Scientists at the CERN research centre near Geneva on 1st Wednesday of July 2012 unveiled their latest findings in their search for the Higgs boson, a subatomic particle key to the formation of stars, planets and eventually life after the Big Bang 13.7 billion years ago. Some facts about the ‘God particle’
What is the Higgs Boson?
The particle is theoretical, first posited in 1964 by six physicists, including Briton Peter Higgs. It is the last missing piece of the Standard Model, the theory that describes the basic building blocks of the universe. The other 11 particles predicted by the model have been found and finding the Higgs would validate the model. Ruling it out or finding something more exotic would force a rethink on how the universe is put together.
What is the Standard Model?
It is the best explanation physicists have of how the building blocks of the universe are put together. It describes 12 fundamental particles, governed by four basic forces. But the Standard Model only explains a small part of it. Scientists have spotted a gap between what we can see and what must be out there. That gap must be filled by something we don’t fully understand, which they have dubbed ‘dark matter’. Galaxies are also hurtling away from each other faster than the forces we know about suggest they should. This gap is filled by ‘dark energy’. This poorly understood pair are believed to make up a whopping 96 per cent of the mass and energy of the cosmos. Confirming the Standard Model, or perhaps modifying it, would be a step towards a ‘theory of everything’ that encompasses dark matter, dark energy and the force of gravity, which the Standard Model does not explain.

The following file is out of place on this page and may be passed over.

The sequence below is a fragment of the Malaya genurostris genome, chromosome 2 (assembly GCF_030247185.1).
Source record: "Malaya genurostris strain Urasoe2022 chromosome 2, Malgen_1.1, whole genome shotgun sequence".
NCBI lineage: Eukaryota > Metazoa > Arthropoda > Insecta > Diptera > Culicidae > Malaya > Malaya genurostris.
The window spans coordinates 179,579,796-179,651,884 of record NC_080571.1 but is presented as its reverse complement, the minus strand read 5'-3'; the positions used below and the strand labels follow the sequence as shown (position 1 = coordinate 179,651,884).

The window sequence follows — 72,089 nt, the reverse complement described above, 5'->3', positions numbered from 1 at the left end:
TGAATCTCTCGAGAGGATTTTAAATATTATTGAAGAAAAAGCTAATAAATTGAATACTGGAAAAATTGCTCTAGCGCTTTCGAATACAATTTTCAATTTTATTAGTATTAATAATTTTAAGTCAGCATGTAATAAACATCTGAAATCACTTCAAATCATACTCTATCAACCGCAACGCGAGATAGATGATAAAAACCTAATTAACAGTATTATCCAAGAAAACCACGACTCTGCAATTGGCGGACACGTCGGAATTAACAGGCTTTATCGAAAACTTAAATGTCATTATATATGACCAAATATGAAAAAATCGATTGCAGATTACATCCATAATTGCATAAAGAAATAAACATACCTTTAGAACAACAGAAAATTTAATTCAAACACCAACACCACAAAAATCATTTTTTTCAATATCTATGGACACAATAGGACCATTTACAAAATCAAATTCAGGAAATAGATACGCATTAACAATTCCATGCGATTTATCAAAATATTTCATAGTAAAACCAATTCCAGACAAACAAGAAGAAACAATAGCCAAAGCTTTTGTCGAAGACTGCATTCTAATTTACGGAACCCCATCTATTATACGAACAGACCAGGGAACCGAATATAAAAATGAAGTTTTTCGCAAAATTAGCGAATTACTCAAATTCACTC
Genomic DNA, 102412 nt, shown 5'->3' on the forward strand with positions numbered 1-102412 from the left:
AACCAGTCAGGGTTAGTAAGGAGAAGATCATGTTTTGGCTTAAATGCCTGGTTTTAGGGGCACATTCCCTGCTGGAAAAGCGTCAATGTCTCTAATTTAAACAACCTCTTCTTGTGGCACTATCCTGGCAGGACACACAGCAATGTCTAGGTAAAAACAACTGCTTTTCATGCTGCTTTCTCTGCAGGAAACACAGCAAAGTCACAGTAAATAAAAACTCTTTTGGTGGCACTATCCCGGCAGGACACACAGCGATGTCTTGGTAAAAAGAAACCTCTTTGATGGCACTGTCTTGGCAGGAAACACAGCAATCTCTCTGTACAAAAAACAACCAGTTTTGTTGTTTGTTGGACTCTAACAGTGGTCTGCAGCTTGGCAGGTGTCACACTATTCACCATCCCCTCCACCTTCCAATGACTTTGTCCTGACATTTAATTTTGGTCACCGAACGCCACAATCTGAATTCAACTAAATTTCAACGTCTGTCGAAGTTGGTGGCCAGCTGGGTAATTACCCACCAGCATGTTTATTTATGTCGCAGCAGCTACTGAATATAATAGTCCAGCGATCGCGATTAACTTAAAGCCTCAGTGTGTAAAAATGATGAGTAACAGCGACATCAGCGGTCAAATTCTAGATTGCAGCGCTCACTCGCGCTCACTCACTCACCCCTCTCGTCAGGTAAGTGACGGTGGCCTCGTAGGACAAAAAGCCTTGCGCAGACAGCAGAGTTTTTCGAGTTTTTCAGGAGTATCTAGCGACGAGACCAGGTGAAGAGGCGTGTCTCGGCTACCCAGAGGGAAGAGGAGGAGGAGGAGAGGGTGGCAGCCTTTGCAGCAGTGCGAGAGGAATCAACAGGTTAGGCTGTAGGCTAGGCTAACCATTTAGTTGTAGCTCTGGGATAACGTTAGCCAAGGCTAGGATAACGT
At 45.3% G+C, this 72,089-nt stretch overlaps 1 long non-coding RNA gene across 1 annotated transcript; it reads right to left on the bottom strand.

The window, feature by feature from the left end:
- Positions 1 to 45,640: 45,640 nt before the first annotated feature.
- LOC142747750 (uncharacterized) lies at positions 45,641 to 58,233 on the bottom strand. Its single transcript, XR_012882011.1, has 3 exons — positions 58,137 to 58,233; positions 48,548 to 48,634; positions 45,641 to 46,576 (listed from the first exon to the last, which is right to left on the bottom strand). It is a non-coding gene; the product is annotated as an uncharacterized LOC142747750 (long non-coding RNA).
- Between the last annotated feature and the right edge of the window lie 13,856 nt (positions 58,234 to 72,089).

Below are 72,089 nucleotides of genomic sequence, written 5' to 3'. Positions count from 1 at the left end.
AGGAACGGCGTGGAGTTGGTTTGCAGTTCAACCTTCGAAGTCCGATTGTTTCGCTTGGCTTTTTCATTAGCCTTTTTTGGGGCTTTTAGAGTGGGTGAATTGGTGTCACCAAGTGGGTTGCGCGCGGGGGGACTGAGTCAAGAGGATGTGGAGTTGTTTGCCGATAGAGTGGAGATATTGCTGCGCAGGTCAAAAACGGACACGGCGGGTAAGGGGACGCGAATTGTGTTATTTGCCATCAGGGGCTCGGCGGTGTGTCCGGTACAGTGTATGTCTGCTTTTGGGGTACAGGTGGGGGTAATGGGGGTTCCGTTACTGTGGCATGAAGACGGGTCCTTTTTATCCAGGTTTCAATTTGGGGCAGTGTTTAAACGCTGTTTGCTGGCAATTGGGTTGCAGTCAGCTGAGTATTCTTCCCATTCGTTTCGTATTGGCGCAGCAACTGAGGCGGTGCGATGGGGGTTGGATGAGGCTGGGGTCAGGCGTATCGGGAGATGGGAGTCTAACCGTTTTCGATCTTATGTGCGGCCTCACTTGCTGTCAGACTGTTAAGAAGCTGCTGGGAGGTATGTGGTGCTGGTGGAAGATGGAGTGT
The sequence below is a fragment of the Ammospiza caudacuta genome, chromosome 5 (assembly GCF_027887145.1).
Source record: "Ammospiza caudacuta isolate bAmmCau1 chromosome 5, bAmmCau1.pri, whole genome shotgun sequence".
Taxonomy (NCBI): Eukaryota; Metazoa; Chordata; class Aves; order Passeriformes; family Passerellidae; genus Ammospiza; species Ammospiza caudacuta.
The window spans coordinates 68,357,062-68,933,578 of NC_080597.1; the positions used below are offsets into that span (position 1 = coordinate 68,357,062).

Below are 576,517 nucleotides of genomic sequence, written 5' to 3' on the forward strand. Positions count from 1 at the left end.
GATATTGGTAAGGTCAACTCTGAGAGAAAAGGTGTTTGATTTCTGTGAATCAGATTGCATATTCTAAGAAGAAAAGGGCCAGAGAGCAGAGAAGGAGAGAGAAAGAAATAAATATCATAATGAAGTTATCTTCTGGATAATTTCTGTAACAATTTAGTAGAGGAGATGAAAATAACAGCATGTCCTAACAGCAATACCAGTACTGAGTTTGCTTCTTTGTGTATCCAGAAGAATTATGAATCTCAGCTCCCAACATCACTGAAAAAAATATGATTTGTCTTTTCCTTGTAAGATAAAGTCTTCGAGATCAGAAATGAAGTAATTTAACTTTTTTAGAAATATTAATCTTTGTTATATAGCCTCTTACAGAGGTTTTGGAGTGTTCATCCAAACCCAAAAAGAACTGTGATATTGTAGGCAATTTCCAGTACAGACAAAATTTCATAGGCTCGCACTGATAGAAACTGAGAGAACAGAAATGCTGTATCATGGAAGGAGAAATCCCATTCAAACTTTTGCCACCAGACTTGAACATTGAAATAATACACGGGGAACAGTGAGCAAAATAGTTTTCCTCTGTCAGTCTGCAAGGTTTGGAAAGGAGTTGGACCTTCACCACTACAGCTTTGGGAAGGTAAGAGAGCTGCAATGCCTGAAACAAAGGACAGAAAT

How was the universe formed?
Scientists believe that in the first billionth of a second after the Big Bang, the universe was a gigantic soup of particles racing around at the speed of light without any mass to speak of. It was through their interaction with the Higgs field that they gained mass and eventually formed the universe.
What is the Higgs field?
It is a theoretical and invisible energy field that pervades the whole cosmos. Some particles, like the photons that make up light, are not affected by it and therefore have no mass. Others find it drags on them as porridge drags on a spoon.
Picture George Clooney (the particle) walking down a street with a gaggle of photographers (the Higgs field) clustered around him. An average guy on the same street (a photon) gets no attention from the paparazzi and gets on with his day. The Higgs particle is the signature of the field — an eyelash of one of the photographers.